This week the University of Texas student newspaper let go of its editorial cartoonist after an uproar over a cartoon about the Trayvon Martin shooting -- or, rather, about news coverage of the event and its aftermath.
As my colleague Molly Hennessy-Fiske reported, the offending cartoon “showed a mother sitting in a chair labeled ‘the media’ reading to a child from a book titled, “‘Treyvon [sic] Martin and the Case of Yellow Journalism.’
“The mother says: “And then the big bad ‘white’ man killed the handsome, sweet, innocent ‘colored’ boy.’” . . .
“On Wednesday, as students gathered to protest the cartoon with handmade signs saying, ‘Daily Texan Racist,’ the newspaper’s editorial board published an apology editorial, saying that the cartoonist responsible, Stephanie Eisner, had left the paper.”
I was intrigued by the story for a couple of reasons. Milleniums ago I was the editor of my college newspaper when it published something (a review of a Dick Gregory concert, not a cartoon) that evoked accusations of racism and precipitated a demonstration -- in my dorm room.
Later in life, I served for 17 years as the editorial page editor of the Pittsburgh Post-Gazette, where one of my duties was to scrutinize the work of editorial cartoonists. Toward the end of my tenure, I had the pleasure of working with one of America’s best cartoonists, Rob Rogers, whose work has appeared in The Times.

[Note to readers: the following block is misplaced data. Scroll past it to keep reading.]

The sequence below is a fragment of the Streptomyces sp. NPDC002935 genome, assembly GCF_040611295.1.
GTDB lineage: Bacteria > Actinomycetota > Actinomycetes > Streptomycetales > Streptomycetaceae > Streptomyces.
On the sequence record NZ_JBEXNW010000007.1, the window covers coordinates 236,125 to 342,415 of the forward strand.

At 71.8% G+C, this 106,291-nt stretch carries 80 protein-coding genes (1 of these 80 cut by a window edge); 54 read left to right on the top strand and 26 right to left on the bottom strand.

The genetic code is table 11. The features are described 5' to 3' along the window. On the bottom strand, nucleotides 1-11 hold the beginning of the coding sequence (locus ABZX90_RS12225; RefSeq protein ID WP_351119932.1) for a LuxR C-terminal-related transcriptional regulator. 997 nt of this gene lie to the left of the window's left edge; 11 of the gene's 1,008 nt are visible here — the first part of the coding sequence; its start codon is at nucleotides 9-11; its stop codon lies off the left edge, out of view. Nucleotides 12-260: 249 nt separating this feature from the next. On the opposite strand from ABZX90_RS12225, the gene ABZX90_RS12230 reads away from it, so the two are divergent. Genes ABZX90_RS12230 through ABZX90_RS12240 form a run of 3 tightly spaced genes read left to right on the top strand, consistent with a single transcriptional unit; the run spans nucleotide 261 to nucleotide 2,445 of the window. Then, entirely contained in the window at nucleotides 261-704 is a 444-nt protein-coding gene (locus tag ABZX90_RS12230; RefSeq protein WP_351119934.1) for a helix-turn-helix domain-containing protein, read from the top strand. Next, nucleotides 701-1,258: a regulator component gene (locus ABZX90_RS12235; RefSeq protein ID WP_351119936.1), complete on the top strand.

The furor at UT reminded me of one of Rob’s cartoons attacking the display of the Confederate flag. In the first panel a beer-bellied white man says how much he likes to “look up the flag pole and see a symbol of our Southern heritage hangin’ there.” The second panel showed a pair of legs hanging parallel to a pole, suggesting a lynching. After the cartoon was reprinted in the student newspaper at Oklahoma City University, the editor resigned.
Like Rob with the lynching cartoon, Stephanie Eisner insisted that she had no racist intent. She said she was satirizing the media’s attempt to simplify and sensationalize news stories. I like to think that if I had been her editor, I would have warned her that some readers would assume that she was, if not racist, then at least implying that Trayvon wasn’t sweet and innocent.
By coincidence, Rob Rogers recently did a cartoon about the Trayvon case that I’m glad I didn’t have to vet, because I’m not sure I would have approved it. It showed a “neighborhood watchman” as a Klansman next to -- you guessed it -- a pair of legs (with exposed brown ankles) hanging from a tree.
Was the UT cartoonist prejudging the outcome of the Trayvon Martin investigation? Was Rob? Or is the question unfair to cartoonists, who have a license to exaggerate and simplify? Discuss amongst yourselves.